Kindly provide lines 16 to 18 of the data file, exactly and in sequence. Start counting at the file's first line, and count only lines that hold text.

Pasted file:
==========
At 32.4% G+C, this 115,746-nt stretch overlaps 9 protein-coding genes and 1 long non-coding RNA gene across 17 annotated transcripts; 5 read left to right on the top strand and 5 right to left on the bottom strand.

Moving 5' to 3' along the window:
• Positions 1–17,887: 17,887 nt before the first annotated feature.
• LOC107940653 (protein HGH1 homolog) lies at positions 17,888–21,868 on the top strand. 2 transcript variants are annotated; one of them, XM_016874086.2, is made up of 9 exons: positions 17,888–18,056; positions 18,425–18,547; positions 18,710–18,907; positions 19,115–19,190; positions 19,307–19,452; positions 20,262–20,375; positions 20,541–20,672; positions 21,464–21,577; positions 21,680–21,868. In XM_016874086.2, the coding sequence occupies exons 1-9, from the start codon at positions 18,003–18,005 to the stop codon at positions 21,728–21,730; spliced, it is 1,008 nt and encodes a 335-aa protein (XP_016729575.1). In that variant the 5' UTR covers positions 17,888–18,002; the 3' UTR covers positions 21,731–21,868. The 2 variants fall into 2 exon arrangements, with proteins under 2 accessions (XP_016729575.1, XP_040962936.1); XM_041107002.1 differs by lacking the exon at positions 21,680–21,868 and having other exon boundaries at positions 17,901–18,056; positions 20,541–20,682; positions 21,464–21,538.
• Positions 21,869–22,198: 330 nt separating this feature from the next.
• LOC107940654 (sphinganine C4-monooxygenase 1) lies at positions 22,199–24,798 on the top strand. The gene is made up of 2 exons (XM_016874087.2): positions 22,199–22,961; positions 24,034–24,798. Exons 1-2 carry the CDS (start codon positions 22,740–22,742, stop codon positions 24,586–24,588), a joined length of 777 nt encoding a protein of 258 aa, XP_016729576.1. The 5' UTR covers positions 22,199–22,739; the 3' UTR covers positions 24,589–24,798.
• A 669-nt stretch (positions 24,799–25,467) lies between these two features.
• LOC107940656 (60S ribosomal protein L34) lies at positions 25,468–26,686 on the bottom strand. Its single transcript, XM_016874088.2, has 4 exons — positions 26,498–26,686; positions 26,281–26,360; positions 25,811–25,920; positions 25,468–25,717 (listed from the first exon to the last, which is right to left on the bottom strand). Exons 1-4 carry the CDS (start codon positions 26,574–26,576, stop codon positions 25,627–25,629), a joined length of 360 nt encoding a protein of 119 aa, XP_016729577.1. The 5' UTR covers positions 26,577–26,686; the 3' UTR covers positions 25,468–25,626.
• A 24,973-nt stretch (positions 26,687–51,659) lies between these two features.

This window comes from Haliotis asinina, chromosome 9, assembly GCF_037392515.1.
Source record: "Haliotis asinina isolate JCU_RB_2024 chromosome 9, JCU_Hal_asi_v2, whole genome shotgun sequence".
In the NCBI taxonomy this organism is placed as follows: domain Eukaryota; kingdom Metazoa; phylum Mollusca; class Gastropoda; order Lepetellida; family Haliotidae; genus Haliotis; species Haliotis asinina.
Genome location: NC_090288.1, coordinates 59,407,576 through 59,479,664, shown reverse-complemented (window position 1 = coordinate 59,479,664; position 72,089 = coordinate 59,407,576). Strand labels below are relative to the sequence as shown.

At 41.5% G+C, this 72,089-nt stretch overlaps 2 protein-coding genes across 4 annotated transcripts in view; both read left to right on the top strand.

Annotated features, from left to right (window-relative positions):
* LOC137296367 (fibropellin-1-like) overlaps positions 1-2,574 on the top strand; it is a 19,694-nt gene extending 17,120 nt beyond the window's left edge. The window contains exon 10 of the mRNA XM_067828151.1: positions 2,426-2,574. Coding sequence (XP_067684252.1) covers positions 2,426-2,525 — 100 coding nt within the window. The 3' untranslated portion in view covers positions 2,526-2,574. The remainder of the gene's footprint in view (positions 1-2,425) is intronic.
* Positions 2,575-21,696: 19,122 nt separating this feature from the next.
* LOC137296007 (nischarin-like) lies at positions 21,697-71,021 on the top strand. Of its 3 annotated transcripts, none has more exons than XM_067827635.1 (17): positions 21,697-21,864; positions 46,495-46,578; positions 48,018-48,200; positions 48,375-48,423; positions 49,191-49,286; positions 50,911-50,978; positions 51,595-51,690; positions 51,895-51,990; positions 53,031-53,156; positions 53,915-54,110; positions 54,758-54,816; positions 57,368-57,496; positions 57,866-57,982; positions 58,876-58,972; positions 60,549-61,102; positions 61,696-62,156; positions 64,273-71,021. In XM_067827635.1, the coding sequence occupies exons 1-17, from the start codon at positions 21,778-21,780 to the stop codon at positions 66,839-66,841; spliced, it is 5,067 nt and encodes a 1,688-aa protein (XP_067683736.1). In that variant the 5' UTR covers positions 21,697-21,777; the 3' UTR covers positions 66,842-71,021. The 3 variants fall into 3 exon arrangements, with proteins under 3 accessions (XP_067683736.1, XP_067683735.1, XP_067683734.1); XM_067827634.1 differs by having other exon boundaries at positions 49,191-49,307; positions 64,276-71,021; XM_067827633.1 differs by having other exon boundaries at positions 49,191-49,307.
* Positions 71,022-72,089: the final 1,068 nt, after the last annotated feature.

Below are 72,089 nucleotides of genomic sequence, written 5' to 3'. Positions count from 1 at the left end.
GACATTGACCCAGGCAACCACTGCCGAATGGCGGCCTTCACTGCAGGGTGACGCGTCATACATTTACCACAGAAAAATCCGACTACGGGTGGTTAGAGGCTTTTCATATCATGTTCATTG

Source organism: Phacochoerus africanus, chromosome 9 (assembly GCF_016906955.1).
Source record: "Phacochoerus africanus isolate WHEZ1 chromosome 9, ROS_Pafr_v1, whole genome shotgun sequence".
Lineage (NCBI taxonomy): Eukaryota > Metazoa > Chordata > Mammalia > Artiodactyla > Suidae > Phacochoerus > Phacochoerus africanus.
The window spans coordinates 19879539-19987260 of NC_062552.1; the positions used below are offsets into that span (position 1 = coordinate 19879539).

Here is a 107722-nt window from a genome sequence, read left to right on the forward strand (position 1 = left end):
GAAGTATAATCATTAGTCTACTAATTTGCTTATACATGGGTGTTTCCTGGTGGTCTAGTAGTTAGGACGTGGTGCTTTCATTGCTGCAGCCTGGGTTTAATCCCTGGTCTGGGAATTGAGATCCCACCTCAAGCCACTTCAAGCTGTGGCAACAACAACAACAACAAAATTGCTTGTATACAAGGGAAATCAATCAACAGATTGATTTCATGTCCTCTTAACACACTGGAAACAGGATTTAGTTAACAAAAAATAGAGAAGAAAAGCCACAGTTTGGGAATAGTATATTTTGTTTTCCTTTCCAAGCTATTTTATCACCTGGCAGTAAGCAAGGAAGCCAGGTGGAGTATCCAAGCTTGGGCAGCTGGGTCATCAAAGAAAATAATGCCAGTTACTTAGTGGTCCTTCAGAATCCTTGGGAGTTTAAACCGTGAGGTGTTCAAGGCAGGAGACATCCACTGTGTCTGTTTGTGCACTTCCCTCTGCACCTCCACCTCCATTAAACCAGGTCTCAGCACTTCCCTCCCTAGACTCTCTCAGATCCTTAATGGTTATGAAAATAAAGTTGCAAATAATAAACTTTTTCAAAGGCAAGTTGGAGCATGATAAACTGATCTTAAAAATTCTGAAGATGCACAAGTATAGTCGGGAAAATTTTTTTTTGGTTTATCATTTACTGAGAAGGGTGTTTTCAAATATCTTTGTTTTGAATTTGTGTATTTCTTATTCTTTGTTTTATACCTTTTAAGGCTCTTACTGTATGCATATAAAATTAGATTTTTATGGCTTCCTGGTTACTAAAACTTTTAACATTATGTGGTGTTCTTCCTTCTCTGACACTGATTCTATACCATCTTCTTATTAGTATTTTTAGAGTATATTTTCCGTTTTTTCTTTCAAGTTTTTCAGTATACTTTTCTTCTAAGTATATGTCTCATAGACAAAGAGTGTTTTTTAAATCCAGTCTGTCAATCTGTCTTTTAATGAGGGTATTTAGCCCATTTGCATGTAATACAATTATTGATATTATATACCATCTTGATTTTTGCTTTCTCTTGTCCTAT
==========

* LOC137296367 (fibropellin-1-like) overlaps positions 1-2,574 on the top strand; it is a 19,694-nt gene extending 17,120 nt beyond the window's left edge. The window contains exon 10 of the mRNA XM_067828151.1: positions 2,426-2,574. Coding sequence (XP_067684252.1) covers positions 2,426-2,525 — 100 coding nt within the window. The 3' untranslated portion in view covers positions 2,526-2,574. The remainder of the gene's footprint in view (positions 1-2,425) is intronic.
* Positions 2,575-21,696: 19,122 nt separating this feature from the next.
* LOC137296007 (nischarin-like) lies at positions 21,697-71,021 on the top strand. Of its 3 annotated transcripts, none has more exons than XM_067827635.1 (17): positions 21,697-21,864; positions 46,495-46,578; positions 48,018-48,200; positions 48,375-48,423; positions 49,191-49,286; positions 50,911-50,978; positions 51,595-51,690; positions 51,895-51,990; positions 53,031-53,156; positions 53,915-54,110; positions 54,758-54,816; positions 57,368-57,496; positions 57,866-57,982; positions 58,876-58,972; positions 60,549-61,102; positions 61,696-62,156; positions 64,273-71,021. In XM_067827635.1, the coding sequence occupies exons 1-17, from the start codon at positions 21,778-21,780 to the stop codon at positions 66,839-66,841; spliced, it is 5,067 nt and encodes a 1,688-aa protein (XP_067683736.1). In that variant the 5' UTR covers positions 21,697-21,777; the 3' UTR covers positions 66,842-71,021. The 3 variants fall into 3 exon arrangements, with proteins under 3 accessions (XP_067683736.1, XP_067683735.1, XP_067683734.1); XM_067827634.1 differs by having other exon boundaries at positions 49,191-49,307; positions 64,276-71,021; XM_067827633.1 differs by having other exon boundaries at positions 49,191-49,307.